All subcritical bone defects in both groups healed with full regeneration of bone.The histological and histomorphometrical characteristics of the healing stages werevery similar between the groups (Figures 2 and 3 respectively). Three days post surgery, the bone defects createdby either drilling or piezosuregry showed regular shapes and well defined edges. Inboth cases, blood clot and inflammatory cells occupied the whole area of the defectand no bone neoformation was observed at this time. By day 7, the blood clot wasprogressively replaced by a connective tissue exhibiting a high cell density. Osteoidtissue was also present within the defect and bone neoformation was not statisticallysignificant between the two groups at this time point. At 14 days post surgerythe defects of both groups were mainly filled by newly formed woven bone with thinand irregular trabeculae surrounded by fibro-vascular tissue. At 30 days postsurgery the piezosurgery osteotomies and drilling osteotomies were completely bridgedby mineralized bone with irregular shape and volume. At this point, the amount ofbone was significantly higher in the piezo group (p < 0.05,73.88% ± 12.08 versus 57.81% ± 12.00). However,this difference disappeared at 60 days after surgery, when a mature strip oflamellar bone reconstituted completely the entire cortical thickness of the tibiae inboth groups with no differences in terms of quantity and quality.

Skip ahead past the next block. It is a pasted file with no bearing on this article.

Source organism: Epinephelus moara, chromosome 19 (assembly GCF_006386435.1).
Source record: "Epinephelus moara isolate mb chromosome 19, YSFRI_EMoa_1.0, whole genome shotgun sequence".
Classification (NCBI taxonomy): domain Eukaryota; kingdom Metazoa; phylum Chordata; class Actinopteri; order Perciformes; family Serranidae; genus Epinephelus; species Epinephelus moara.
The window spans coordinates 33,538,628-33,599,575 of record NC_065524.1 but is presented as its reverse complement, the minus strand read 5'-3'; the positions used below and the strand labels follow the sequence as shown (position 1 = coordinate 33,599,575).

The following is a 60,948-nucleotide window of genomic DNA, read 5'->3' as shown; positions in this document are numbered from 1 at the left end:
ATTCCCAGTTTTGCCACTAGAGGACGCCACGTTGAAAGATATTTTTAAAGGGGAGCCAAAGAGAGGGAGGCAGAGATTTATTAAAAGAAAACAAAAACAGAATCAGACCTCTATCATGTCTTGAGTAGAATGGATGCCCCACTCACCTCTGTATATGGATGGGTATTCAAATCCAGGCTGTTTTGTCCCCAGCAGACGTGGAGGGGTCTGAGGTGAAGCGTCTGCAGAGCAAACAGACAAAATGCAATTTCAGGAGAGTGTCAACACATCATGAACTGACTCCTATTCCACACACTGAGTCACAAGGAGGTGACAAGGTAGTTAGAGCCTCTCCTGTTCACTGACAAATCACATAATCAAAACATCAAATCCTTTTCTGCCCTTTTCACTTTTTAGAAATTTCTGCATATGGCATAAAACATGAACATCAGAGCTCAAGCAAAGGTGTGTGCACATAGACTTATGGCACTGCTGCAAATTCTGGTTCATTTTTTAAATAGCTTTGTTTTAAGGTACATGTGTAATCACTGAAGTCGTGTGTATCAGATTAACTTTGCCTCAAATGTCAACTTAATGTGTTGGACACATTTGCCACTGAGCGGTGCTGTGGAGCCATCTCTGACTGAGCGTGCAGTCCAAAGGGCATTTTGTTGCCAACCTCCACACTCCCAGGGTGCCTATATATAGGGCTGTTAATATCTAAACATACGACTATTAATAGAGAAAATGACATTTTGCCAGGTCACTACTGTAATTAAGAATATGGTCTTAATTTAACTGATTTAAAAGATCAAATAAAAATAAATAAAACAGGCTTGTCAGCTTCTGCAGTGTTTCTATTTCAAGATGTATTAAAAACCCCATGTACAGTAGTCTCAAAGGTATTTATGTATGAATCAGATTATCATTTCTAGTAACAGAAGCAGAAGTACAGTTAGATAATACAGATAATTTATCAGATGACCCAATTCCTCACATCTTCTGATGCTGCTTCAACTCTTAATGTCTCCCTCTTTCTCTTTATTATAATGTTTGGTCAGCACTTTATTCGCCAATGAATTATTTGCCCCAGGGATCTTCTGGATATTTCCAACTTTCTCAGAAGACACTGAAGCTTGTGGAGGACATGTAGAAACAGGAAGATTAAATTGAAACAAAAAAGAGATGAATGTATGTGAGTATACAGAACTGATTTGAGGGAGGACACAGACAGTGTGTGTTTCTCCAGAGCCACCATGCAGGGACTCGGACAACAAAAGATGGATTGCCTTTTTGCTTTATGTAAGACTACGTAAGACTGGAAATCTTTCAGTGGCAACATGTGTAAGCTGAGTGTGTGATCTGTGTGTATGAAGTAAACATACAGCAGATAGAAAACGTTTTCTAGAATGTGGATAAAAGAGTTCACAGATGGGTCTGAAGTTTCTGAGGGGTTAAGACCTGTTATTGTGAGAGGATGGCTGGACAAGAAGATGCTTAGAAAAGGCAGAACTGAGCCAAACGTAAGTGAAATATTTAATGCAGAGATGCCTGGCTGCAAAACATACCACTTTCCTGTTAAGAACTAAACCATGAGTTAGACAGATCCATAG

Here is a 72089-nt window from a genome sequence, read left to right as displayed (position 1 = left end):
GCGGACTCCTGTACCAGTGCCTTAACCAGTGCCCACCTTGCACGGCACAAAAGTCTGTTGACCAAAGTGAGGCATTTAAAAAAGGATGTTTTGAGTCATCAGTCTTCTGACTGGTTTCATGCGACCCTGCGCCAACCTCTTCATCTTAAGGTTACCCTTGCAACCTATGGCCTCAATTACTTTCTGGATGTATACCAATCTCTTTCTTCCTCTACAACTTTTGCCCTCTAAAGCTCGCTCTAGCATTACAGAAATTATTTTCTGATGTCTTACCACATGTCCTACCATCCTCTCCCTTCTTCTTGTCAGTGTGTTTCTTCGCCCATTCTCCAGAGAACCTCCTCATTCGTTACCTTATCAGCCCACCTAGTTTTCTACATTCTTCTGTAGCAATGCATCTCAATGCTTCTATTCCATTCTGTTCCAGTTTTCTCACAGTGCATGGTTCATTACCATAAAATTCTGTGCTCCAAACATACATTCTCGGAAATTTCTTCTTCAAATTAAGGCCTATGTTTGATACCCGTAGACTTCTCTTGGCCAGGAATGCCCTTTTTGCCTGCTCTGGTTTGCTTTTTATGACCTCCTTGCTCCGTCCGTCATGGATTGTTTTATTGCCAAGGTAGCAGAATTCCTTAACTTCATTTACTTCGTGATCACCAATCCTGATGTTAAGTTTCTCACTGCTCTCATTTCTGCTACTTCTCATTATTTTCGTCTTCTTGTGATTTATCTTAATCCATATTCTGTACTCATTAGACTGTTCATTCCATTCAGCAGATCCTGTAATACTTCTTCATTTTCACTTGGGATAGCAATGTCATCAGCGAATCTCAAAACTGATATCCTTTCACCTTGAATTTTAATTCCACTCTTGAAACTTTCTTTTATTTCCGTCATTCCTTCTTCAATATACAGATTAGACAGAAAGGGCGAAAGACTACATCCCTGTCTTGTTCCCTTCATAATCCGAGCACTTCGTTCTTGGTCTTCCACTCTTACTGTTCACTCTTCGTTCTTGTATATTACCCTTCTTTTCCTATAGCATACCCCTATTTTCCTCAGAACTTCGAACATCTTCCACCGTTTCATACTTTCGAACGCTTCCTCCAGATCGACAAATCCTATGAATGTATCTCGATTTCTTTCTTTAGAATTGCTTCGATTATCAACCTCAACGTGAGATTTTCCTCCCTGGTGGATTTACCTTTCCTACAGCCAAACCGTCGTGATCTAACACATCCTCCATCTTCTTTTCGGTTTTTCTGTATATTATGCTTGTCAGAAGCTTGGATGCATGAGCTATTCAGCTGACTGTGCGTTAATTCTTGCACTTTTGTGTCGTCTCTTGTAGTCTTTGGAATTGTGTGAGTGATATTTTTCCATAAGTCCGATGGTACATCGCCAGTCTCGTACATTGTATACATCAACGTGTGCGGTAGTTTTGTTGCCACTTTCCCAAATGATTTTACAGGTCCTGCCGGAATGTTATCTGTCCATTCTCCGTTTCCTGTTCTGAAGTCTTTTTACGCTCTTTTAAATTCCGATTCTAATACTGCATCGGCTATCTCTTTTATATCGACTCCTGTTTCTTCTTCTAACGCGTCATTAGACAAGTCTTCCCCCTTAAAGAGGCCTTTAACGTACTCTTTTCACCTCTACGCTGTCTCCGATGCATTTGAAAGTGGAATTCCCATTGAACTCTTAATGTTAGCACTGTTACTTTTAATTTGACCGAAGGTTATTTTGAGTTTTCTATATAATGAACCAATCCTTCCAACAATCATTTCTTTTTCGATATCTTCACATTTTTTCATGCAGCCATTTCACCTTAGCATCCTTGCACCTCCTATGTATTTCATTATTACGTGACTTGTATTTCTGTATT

The expression of VEGF and CAS-3, two early stage markers of bone healing [22, 23], was similar between the Drill and Piezo groups at 3, 7, and 14 daysafter surgery (Figures 4 and 5). Theexpression of OPG, RANKL and OC, three late stage markers of bone healing, wasanalyzed at 7 and 14 days after surgery (Figures 5and 6). At both time points, no significant differences weredetected for each gene between the two groups.